The Spanish wine regions of Priorat and Montsant are two well-hidden diamonds in the rough located only an hour and a half south of Barcelona and east of Tarragona, Catalunya’s southern-most province, nestled at the base of the Montsant mountain range, after which the D.O. Montsant is named. The name “Priorat” is derived from the first Carthusian monastery founded on the Iberian Peninsula, located in the town of Scala Dei (or “Stairway to God” in Catalan), right in the heart of modern-day Priorat. This monastery, which still bears its original name of “La Cartoxia,” had a leader known as a “prior” who ruled over his territory (called his “priorato”) with absolute control. Although “La Cartoxia” was the center of wealth and power in this region for hundreds of years, it was also the object of severe jealousy by many of the local townspeople and in the mid 1800’s the resident monks were forced to abandon the monastery. Due to the extreme looting that took place upon the monk’s departure, all that currently stands as proof of this era is the original entryway of the monastery.
It is generally accepted that the history of winemaking within Priorat and Montsant consists of three “etapas,” or stages of evolution. To fully understand the first stage, we must think back to pre-post Roman times, when the area was scarce of water but abundant with wine production. The vast quantity of wine produced during this era is evidenced by the numerous “murros,” or ancient rock-lined terraces, which still cover the hillsides of this area for as far as the eye can see. During this era, because water was scarce and wine was plentiful, the latter substituted the former not only as the normal accompaniment to a meal, but also as the common beverage to satisfy thirst. Indeed, wine was served with breakfast, on bread with sugar for children and produced in vast quantities in almost every cellar throughout the region.
A few hundred years after the Roman reign in Spain, the Muslims took over and the regular vast consumption of wine declined rapidly. The local market for wine decreased accordingly and people who resided within what is now known as Priorat/Montsant were forced to turn to other agricultural crops to makes ends meet, where almonds, olives and hazelnuts replaced the vines on all but a few murros throughout the region. In 1153 the Muslim reign ended in Spain with one of their last stands in the north of the country occurring in town of Siurana. Siurana, which is located within the D.O. Montsant, is located on the highest and end-most point of the Montsant mountain range. It is here where the Queen of the Moors is rumored to have thrown herself to her death, ending the Moorish rule in the north of Spain.
In 1163 “La Cartoixa” was founded in the town of Scala Dei, spearheading a period of great prosperity throughout the region. During this second stage of wine production within Priorat/Montsant so much wine was produced that by the middle of the 14th century, more wine was exported than was consumed locally. Vine crops remained almost a monoculture and prosperity continued to fill the region until the introduction of phylloxera in 1879. With the invasion and spread of phylloxera the economic stability of the region wavered, then crashed, and there was nothing short of a mass exodus as the once prosperous culture, based solely on viticulture, had now come to an end. To show how dramatic this change really was: In 1887 the population of the “comarca” Priorat was listed as 27,958 inhabitants and the area was considered to be the 14th most populated region in all of Catalunya. Regular censuses have since been taken every 10 years or so and the highest population the region has since reached was 10,432 inhabitants in 1981.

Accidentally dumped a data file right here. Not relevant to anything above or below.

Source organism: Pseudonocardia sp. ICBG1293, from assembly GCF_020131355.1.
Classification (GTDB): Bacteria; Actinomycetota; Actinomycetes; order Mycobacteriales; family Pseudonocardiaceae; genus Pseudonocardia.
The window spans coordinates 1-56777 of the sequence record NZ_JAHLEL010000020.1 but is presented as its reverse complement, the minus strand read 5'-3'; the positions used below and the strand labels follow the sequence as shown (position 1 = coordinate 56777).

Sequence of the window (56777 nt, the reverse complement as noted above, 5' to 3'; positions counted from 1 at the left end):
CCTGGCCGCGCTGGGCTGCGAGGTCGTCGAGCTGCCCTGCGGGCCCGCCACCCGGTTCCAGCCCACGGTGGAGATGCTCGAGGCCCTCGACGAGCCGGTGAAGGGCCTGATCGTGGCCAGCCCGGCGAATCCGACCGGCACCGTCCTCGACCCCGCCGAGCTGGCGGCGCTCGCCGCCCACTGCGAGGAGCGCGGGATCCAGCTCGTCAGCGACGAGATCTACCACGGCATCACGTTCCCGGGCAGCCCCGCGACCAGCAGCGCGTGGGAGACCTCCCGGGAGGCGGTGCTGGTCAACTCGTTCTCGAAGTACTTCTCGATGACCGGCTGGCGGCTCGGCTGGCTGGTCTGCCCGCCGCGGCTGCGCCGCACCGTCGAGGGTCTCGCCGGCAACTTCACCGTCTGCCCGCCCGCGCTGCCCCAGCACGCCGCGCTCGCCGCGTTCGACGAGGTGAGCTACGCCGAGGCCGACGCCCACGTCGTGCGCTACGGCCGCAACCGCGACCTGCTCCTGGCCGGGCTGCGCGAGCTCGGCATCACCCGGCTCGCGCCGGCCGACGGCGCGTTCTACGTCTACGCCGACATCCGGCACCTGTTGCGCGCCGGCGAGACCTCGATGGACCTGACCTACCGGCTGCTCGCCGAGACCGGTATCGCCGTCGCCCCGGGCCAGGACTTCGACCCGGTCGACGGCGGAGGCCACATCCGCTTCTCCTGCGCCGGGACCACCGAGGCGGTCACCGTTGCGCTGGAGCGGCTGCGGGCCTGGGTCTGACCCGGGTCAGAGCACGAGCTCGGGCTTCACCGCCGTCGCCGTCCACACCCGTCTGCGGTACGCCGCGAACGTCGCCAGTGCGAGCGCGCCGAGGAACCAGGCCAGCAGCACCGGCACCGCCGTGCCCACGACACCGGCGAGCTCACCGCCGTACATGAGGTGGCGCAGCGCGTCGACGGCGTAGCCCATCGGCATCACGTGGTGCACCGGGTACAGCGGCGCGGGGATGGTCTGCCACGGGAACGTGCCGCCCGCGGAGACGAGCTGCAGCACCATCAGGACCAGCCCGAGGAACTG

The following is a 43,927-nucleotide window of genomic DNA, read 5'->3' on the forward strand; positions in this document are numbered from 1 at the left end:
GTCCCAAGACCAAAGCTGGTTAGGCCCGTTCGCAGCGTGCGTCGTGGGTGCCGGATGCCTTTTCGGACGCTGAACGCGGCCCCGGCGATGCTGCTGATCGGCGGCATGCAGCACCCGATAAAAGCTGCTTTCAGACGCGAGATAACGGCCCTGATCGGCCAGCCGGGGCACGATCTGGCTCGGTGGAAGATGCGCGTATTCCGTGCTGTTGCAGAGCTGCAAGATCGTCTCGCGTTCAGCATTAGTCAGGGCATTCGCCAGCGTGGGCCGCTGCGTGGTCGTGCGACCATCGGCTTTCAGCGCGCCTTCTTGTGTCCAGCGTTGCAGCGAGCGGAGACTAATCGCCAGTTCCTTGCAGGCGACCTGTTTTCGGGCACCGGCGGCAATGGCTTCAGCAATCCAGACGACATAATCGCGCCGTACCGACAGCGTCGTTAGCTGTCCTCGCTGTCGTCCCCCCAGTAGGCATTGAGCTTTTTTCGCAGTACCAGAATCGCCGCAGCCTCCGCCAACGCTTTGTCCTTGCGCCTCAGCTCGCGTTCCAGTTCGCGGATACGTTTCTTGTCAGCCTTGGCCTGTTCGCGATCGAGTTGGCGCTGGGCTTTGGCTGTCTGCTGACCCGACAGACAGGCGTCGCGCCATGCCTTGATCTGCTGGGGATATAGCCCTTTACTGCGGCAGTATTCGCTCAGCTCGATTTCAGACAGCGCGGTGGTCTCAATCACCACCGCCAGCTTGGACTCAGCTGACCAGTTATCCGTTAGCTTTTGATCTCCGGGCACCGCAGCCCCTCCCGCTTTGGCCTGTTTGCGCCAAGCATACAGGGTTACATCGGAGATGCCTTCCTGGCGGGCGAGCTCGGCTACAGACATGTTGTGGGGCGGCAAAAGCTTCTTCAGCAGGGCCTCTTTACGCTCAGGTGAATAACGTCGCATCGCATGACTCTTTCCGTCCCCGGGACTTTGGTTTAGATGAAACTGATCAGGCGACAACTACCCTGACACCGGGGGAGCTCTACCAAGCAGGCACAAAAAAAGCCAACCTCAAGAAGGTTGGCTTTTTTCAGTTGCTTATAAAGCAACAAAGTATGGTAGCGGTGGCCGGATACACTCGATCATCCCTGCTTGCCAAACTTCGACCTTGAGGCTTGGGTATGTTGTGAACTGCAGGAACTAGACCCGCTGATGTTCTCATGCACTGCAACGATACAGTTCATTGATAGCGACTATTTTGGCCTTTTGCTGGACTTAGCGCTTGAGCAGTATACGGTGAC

Following the introduction of phylloxera the region remained quiet for several years then slowly but surely the people who stayed behind in their beloved Priorat replanted their land with vines and other agricultural products. “Granel,” or jug wine, was once again made in every cellar and every basement, and soon neighbors of the region began to trade their jugs and blend different varietals together. With time, these primitive wine making practices produced wines with such notoriety that in 1954 the comarca Priorat was labeled as an official “Denominación de Origen”(see definition below).
In 1974 the first winery to bottle wine in the D.O.Q. Priorat was opened in Scala Dei and the days when highly “oxidized and alcoholic wines were the rule,” soon came to an end. At the turning point year of 1974, our third stage in the evolution of wine production in Priorat/Montsant, the FAO published an extensive report that detailed the viticultural and potential economic attributes of the area. It was concluded that the area assembled all the conditions to produce one of the best wines in the world and people took notice. Based on this report, a group of young wine enthusiasts from outside the area set their eyes on this land and by “recalling authentic cooperativist attitudes inherited from the sixties, sharing ambitions and equipment, (they) decided to elaborate new and vigorous wines from both local and foreign grape varieties” (Dawes, G. The Wine News, 02/05). These young grape growers most notably were: Alvaro Palacios, Rene Barbier (of Clos Mogador), Josep Lluís Perez (of Mas Martinet) and Carles Pastrana (of Costers del Siurana/Clos de L’Obac) and Daphne Glorian (of Clos Erasmus).
With these five distinctive and quite powerful personalities forging the way, Priorat wines began to take on their own unique character and with the addition of a few French varietals blended in with the indigenous Cariñena and Garnacha; Priorat wines quickly increased in popularity and notoriety.
Prepared by Nicole Andrus of NISO WINE TOURS